Jennifer Welter, a running back for the Texas Revolution football team, center, stands in line for a smoothie among high school football players in Allen, Texas, on Feb. 21. Welter, who played in a women's football league for 13 years, is the first woman to play a position other than kicker for a typically male pro team. The Revolution competes in the Indoor Football League.
Welter, 36, walks with her gear to the Allen Event Center arena ahead of the first regular-season game. A personal trainer and aerobics instructor with a Ph.D. in psychology, Welter said she fell in love with team sports as a child but was discouraged by some coaches because of her size -- she's 5-foot-2 and 130 pounds -- and gender. Welter told the TODAY show that she turned to football as "a quest to understand why I could defeat the odds in so many ways."
Welter does part of her prep for the game in the women's locker room, where the team's dancers also get ready. Then she moves to the men's locker room to don her pads and other gear. Welter was invited to try out for the Texas Revolution last month. Revolution Coach Chris Williams said that while he was skeptical at first, "she’s earned the right to be on the football team."
Revolution dancer Heather Ford braids Welter's hair before the game. Welter said there was no huge fanfare when she learned she made the team. "I want to be a solid member of my team," she said. "I want us to win the game."
Javics Jones, left, a linebacker, helps Welter put on her jersey and pads in the men's locker room. “For so long, football has been the final frontier of sports — the place women cannot and should not go," Welter told the TODAY show. "It’s the greatest game in the world. There are so many women who love it, not just in this country but all over the world. So why not, and why not me? They gave me the opportunity, so I couldn’t pass it up.”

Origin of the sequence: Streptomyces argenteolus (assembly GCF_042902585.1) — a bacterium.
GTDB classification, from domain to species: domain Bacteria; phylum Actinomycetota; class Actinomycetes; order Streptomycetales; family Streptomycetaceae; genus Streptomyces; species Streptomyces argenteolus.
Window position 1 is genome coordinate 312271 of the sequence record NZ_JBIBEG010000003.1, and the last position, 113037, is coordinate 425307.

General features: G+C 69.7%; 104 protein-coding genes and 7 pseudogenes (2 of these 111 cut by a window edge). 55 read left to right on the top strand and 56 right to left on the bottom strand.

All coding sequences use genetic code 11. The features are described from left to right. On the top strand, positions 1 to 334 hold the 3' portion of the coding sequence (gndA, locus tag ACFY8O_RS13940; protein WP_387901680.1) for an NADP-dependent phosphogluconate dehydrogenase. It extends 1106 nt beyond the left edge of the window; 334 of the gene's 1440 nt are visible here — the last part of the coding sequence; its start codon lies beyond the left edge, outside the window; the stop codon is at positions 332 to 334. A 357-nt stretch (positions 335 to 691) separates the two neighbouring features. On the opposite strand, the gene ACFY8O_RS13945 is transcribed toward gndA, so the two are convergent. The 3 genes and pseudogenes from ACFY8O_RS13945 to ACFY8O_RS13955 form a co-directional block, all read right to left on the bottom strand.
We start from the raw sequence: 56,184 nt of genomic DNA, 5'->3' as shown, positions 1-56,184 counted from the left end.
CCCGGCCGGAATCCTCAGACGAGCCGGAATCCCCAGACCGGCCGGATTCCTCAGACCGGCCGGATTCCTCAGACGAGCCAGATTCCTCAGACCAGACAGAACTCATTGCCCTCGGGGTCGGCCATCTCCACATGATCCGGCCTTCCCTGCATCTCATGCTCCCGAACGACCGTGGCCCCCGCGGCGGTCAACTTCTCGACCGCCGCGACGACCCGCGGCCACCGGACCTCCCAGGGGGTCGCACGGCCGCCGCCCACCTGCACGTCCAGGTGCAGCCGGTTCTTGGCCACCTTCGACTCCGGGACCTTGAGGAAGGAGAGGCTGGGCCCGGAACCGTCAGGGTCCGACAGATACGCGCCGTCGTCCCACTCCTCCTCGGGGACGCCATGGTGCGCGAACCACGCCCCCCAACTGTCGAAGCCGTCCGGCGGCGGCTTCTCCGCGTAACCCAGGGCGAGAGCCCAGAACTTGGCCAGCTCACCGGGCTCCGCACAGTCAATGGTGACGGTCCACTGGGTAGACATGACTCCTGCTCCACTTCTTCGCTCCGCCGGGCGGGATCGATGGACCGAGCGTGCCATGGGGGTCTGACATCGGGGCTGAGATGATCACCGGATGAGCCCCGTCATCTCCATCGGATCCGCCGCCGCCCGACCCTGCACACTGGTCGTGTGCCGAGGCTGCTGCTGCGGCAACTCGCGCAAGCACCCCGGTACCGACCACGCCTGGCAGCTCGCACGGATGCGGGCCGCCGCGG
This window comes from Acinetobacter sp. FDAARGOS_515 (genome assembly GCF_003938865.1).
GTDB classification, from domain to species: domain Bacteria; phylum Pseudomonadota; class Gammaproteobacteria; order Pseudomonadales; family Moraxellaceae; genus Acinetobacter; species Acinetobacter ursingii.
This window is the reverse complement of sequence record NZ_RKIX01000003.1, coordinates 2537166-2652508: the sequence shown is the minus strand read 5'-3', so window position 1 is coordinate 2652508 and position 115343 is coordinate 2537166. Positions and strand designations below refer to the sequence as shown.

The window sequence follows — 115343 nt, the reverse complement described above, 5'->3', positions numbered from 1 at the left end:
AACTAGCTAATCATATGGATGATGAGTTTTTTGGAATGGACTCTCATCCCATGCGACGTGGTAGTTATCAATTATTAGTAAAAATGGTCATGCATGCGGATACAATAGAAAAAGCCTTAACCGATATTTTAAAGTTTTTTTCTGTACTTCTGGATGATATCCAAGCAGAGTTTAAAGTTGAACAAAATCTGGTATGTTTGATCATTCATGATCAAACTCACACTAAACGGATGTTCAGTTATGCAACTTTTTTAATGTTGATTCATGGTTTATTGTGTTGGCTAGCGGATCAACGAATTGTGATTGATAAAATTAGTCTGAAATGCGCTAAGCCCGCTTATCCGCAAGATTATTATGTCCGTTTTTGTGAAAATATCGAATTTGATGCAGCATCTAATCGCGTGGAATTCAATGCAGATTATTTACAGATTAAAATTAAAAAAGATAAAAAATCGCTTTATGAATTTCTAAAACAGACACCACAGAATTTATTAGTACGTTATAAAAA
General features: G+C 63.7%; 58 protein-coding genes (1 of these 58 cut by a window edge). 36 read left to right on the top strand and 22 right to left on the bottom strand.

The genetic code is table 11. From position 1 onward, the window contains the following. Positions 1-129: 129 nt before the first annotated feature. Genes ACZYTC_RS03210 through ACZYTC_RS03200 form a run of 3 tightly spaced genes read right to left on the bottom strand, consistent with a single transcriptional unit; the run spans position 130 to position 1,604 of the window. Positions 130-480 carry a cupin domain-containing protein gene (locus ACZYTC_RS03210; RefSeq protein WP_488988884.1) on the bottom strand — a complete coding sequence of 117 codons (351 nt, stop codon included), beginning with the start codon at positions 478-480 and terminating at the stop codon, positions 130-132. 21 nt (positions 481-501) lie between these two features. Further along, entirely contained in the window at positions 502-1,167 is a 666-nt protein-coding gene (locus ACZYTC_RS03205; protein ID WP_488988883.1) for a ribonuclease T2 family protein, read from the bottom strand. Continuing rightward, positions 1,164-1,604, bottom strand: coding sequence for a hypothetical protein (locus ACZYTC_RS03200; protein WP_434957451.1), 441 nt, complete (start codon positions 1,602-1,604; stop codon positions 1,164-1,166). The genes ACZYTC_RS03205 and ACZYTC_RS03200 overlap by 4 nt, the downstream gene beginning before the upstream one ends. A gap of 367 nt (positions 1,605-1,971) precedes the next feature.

Welter stretches with her team before a game against the Cedar Rapid Titans. "I knew I would make it through training camp because I'm a tough person.... I've been hit hard before," she said. Welter played rugby for Boston College and played linebacker in the Women's Football Alliance.
The 5-foot-2, 130-pound Welter huddles with her team before the game. Revolution Coach Chris WIlliams said Welter made the team because along with her athleticism, "her character and her approach and desire brought something to our football team." "It was about her being an inspiration for the rest of our guys," he added. "How much courage does she have to have to be there with you?"
“It’s all about living in the moment, and the moment for me is right now," said Welter, seen heading onto the field for the start of the game.
Welter encourages teammate Brian Ellis, a defensive lineman, right, during a game. "I’m just trying to learn every day," she said. "The best thing you can hope for is that your whole roster elevates, and I just hope to be a part of that."
Welter watches the game, waiting to play. "I don’t think people understand why she’s doing it," Coach Chris WIlliams said. "Jen Welter does not want to be a long-term player in a men’s league. She wants football for females and young girls to grow and for those young girls to have a chance to play the game."
Entering the game with 30 seconds to go, Welter took handoffs on two running plays and was tackled for a loss on both carries. Welter said her game-night goals were different from those of her teammates. "To me it was to take some hits and show people that I was going to get back up and still do it," she said.
The Revolution won 47-30 against Cedar Rapids. Afterward, Welter signs a T-shirt for a young fan. "This has been a dream come true, and yet it was bigger than I could’ve possibly dreamed," she said.